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Slider Images from: Cycad Biology and Conservation: The 9th International Conference on Cycad Biology.
Edited by Nan Li, Dennis Wm. Stevenson, and M. Patrick Griffith.
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The terms spine, prickle, and thorn have been variously used interchangeably in plant descriptions and cycads are no exception. It is clear from developmental studies and morphology that cycads do not have thorns, but rather have spines and prickles. Spines are present as reduced leaflets in species of Cycas, Dioon, Encephalartos, and Macrozamia, and none of these genera have prickles. In contrast, some species of Zamia and Ceratozamia have prickles, but none have spines. Lepidozamia, Bowenia, and Stangeria have neither spines nor prickles.
Keywords: prickle, spine, thorn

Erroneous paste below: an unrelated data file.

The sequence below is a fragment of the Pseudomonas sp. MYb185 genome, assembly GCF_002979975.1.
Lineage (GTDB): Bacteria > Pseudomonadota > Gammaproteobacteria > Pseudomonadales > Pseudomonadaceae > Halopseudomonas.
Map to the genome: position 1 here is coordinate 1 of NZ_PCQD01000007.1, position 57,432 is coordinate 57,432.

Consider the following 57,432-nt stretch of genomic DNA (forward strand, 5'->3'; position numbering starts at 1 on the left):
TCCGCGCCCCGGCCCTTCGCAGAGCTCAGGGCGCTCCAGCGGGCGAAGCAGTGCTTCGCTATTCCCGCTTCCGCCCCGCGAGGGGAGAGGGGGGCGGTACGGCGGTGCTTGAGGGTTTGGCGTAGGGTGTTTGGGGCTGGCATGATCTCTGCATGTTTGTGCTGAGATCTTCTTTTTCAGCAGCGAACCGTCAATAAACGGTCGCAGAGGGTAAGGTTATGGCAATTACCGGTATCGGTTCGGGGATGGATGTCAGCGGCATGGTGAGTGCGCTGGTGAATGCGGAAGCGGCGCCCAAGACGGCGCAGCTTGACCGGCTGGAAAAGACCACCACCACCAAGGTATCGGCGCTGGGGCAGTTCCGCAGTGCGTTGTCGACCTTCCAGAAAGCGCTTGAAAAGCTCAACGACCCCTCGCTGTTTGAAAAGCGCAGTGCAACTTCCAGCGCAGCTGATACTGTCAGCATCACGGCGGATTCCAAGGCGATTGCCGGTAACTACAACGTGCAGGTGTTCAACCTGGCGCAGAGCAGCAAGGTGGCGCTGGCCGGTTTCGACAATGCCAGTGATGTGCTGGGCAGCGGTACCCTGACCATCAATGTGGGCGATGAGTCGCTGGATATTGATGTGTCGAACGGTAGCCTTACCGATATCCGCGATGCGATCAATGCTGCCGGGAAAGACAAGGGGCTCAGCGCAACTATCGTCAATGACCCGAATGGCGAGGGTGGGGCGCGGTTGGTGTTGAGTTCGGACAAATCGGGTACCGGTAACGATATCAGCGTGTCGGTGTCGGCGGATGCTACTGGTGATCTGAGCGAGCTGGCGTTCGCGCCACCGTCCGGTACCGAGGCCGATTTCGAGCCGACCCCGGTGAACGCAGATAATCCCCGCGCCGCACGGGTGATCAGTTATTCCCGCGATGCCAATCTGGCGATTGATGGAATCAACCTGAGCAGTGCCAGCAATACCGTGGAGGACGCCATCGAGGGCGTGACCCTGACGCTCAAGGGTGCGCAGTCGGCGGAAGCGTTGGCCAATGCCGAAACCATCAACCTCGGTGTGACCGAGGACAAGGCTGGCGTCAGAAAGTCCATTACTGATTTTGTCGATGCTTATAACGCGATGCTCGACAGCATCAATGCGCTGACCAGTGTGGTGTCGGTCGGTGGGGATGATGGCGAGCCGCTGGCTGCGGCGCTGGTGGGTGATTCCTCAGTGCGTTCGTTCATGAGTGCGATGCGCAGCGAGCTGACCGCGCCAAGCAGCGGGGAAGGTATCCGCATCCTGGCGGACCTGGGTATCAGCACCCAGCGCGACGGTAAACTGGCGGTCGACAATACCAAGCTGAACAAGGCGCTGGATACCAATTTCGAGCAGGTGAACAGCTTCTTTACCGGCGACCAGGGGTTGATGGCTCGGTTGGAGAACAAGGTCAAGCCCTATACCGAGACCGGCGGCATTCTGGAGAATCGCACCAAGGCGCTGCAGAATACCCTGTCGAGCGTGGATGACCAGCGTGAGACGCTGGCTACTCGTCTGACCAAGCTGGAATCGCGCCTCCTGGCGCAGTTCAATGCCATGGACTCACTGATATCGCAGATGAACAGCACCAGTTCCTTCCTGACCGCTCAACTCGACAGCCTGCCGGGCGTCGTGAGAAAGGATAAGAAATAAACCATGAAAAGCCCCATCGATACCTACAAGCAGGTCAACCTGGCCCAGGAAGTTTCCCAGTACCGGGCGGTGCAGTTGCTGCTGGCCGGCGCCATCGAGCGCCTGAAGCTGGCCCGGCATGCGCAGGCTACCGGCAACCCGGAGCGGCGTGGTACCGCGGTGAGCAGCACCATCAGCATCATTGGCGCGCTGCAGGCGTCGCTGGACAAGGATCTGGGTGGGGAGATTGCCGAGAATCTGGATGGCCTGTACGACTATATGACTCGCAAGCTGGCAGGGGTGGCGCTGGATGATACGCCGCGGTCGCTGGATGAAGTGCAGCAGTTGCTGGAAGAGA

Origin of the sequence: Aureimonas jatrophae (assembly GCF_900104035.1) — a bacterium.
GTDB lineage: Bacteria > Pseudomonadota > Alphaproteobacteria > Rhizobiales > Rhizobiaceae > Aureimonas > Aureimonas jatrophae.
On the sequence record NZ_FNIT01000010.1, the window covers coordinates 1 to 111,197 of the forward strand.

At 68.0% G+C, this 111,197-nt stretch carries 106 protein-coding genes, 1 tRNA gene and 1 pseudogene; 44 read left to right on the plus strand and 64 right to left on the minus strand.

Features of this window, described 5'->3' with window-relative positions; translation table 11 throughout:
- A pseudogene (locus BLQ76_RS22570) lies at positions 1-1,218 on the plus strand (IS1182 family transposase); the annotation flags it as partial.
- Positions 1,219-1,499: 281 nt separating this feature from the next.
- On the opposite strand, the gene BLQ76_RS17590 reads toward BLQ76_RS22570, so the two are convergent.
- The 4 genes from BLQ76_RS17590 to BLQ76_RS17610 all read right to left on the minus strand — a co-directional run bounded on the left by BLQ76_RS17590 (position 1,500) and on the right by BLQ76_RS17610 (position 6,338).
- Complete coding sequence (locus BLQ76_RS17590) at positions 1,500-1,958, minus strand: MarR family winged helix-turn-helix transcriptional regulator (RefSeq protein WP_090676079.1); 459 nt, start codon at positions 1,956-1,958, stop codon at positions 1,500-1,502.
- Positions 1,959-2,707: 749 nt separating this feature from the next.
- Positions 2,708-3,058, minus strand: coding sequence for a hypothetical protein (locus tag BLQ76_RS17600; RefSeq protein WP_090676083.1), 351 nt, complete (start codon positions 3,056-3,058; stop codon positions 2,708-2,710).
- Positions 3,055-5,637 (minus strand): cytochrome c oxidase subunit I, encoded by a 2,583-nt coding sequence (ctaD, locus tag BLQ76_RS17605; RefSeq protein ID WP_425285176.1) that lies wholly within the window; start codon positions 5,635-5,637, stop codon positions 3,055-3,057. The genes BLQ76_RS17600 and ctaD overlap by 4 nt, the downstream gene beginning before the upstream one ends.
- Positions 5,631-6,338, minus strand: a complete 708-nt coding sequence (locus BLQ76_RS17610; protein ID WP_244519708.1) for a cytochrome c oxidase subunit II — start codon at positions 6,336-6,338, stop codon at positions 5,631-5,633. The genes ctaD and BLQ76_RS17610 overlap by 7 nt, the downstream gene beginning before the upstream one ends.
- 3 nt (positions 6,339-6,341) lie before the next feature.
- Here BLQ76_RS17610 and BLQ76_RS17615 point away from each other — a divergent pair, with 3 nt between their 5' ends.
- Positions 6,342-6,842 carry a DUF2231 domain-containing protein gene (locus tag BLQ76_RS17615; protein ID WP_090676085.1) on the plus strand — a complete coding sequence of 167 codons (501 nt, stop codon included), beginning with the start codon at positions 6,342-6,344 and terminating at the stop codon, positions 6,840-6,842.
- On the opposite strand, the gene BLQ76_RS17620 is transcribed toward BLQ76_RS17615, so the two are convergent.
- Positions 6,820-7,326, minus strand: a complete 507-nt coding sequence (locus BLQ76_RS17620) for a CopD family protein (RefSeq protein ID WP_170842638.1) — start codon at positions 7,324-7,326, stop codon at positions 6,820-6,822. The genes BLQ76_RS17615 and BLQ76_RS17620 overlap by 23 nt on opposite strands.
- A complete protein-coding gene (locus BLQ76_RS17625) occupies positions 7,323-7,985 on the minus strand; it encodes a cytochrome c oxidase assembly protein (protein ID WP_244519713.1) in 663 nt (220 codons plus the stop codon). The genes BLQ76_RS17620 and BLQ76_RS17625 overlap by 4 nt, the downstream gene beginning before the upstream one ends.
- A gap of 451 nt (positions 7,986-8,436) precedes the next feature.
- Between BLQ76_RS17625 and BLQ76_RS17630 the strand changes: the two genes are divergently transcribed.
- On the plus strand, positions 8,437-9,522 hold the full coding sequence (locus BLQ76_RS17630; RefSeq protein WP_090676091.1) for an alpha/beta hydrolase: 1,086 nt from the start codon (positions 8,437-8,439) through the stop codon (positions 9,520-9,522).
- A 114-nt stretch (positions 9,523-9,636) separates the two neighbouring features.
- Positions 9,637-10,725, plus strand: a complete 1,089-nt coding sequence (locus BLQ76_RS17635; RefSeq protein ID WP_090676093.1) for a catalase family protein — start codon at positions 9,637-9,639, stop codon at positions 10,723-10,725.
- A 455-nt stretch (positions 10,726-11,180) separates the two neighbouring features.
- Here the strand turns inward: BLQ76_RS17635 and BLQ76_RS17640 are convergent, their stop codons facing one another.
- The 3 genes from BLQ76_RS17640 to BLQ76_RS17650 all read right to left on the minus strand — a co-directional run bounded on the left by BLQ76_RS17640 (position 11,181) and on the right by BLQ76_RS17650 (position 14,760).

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Dennis William Stevenson holds a Ph.D. University of California, Davis 1975. He is Vice President for Laboratory Research at The New York Botanical Garden and Editor, Botanical Review. His expertise is in Cycads, Monocots, and Genomics. His major research interests in the past few years have focused upon the evolution and classification of the Cycadales (cycads) and their placement in seed plant phylogeny. He is conducting research on various facets of the biology of the Cycadales and Gnetales. These facets include reproductive biology, anatomy, cytology, molecular systematics, as well as taxonomic monographs and treatments of these groups for various floras being prepared for the neotropics. Another major research interest is the systematics of the monocots, particularly, the Commelinidae. The topics under investigation include developmental floral morphology, embryology, and inflorescence structure because this basic information is incomplete or unknown for many of these families. These data are being combined with gene sequence data to generate phylogenetic hypothesis on the origin and classification of the monocots. Dennis Wm. Stevenson's Author Page